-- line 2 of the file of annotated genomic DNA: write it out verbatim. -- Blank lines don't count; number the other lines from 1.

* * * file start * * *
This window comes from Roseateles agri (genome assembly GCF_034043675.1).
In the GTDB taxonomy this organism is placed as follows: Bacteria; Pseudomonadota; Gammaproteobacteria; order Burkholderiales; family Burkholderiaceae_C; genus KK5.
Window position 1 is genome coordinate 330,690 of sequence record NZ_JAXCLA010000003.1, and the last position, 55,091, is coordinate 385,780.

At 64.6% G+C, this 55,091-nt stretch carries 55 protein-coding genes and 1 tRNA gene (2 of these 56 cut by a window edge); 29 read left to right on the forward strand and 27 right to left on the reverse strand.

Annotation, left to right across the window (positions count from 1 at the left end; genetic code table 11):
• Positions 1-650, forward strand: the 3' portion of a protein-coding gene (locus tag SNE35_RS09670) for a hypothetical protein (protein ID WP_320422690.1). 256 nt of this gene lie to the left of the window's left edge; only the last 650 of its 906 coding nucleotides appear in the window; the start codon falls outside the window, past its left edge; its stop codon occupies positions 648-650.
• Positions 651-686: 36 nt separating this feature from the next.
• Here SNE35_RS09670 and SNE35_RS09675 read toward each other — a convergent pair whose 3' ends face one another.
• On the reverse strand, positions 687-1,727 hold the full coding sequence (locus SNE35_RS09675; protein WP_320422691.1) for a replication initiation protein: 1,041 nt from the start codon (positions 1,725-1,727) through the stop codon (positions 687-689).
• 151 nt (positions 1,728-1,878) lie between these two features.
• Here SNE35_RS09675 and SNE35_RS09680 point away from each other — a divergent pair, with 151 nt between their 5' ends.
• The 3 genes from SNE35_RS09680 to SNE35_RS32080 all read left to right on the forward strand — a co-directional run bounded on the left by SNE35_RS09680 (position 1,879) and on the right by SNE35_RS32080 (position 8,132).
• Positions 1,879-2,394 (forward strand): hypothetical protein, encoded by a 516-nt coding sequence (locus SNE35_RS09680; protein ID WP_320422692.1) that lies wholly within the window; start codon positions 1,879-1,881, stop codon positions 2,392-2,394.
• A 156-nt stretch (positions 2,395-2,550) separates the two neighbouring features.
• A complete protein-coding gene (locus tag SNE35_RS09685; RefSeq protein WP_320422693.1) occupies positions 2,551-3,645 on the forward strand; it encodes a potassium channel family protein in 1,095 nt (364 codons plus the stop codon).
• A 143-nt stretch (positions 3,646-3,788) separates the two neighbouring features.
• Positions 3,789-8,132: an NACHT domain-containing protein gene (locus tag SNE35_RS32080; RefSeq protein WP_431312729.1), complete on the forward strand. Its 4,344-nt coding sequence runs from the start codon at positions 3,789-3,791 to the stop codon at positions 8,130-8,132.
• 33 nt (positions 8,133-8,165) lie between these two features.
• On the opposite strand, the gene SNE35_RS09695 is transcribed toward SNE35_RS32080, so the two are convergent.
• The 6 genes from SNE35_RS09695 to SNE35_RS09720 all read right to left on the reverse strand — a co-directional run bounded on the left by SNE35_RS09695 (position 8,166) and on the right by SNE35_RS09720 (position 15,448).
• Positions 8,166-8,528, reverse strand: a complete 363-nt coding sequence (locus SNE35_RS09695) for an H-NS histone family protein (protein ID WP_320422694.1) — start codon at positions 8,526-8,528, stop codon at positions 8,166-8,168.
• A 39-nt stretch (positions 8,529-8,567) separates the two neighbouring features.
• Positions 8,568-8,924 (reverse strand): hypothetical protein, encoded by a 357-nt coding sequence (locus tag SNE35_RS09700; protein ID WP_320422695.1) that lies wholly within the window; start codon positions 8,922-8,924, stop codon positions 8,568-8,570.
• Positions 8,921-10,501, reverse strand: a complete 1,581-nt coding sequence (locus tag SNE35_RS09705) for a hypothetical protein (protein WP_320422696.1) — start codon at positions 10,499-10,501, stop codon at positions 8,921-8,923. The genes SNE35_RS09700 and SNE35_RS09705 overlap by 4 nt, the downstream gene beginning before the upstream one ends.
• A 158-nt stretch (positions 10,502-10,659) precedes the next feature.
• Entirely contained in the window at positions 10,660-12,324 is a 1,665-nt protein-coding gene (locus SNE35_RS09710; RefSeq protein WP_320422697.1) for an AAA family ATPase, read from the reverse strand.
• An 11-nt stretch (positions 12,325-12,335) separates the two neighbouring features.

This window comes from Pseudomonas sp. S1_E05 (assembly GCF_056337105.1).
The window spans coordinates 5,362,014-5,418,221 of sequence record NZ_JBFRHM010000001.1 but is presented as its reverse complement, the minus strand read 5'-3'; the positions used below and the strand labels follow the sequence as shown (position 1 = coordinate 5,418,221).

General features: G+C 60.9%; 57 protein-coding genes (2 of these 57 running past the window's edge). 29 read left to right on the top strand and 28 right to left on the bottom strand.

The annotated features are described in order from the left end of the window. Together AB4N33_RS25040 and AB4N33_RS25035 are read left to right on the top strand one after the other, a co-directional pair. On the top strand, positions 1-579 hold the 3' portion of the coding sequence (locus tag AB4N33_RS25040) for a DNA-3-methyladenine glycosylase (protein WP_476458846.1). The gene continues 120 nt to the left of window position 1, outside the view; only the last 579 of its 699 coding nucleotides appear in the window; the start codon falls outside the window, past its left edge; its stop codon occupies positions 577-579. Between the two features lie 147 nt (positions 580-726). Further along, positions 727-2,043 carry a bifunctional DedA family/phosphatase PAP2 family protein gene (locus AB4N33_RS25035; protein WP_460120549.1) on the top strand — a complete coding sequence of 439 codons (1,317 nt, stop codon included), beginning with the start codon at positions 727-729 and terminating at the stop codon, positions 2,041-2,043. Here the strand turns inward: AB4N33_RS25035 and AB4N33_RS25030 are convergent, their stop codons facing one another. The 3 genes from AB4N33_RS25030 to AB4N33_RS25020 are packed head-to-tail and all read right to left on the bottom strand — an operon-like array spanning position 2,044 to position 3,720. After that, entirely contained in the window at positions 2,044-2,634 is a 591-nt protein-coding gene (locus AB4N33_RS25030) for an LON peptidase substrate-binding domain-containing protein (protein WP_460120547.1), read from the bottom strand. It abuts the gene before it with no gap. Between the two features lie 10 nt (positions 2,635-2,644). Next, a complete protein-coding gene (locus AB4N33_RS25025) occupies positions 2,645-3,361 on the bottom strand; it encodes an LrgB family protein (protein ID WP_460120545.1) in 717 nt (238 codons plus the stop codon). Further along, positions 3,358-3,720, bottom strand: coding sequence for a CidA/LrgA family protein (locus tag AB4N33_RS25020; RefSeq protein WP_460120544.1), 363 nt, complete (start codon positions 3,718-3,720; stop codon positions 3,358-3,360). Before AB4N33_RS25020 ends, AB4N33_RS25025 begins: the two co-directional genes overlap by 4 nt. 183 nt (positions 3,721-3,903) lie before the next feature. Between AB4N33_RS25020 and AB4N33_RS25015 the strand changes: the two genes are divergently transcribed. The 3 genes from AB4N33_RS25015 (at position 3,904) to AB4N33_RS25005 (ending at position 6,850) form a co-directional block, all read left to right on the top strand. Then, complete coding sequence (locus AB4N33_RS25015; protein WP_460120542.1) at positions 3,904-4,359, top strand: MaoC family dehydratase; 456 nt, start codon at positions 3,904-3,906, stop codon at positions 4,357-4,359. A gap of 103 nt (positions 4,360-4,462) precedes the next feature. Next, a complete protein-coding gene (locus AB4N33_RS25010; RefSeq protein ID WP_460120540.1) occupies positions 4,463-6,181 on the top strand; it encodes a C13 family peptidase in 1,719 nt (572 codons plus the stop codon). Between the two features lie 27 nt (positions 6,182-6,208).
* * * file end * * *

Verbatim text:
In the GTDB taxonomy this organism is placed as follows: Bacteria; Pseudomonadota; Gammaproteobacteria; order Burkholderiales; family Burkholderiaceae_C; genus KK5.